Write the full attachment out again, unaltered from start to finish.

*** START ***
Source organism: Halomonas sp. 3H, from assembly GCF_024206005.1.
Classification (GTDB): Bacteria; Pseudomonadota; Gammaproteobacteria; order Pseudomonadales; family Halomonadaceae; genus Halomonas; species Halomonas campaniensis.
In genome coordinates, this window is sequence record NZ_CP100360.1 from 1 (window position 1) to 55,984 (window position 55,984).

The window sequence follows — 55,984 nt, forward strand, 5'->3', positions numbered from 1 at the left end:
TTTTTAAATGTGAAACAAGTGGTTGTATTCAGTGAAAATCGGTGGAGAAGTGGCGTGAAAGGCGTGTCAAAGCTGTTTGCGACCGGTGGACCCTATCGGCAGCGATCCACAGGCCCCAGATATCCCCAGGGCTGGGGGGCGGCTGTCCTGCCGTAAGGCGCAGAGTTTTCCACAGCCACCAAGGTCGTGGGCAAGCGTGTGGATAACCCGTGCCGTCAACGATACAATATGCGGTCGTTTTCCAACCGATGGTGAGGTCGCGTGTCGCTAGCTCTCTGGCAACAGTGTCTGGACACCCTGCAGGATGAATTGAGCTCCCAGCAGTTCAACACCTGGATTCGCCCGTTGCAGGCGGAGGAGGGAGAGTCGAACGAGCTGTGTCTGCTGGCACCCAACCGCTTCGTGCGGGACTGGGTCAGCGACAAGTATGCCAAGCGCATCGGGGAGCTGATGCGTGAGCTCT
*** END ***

Source organism: Halomonas sp. 3H, from assembly GCF_024206005.1.
Classification (GTDB): Bacteria; Pseudomonadota; Gammaproteobacteria; order Pseudomonadales; family Halomonadaceae; genus Halomonas; species Halomonas campaniensis.
In genome coordinates, this window is sequence record NZ_CP100360.1 from 1 (window position 1) to 55,984 (window position 55,984).

The window sequence follows — 55,984 nt, forward strand, 5'->3', positions numbered from 1 at the left end:
TTTTTAAATGTGAAACAAGTGGTTGTATTCAGTGAAAATCGGTGGAGAAGTGGCGTGAAAGGCGTGTCAAAGCTGTTTGCGACCGGTGGACCCTATCGGCAGCGATCCACAGGCCCCAGATATCCCCAGGGCTGGGGGGCGGCTGTCCTGCCGTAAGGCGCAGAGTTTTCCACAGCCACCAAGGTCGTGGGCAAGCGTGTGGATAACCCGTGCCGTCAACGATACAATATGCGGTCGTTTTCCAACCGATGGTGAGGTCGCGTGTCGCTAGCTCTCTGGCAACAGTGTCTGGACACCCTGCAGGATGAATTGAGCTCCCAGCAGTTCAACACCTGGATTCGCCCGTTGCAGGCGGAGGAGGGAGAGTCGAACGAGCTGTGTCTGCTGGCACCCAACCGCTTCGTGCGGGACTGGGTCAGCGACAAGTATGCCAAGCGCATCGGGGAGCTGATGCGTGAGCTCT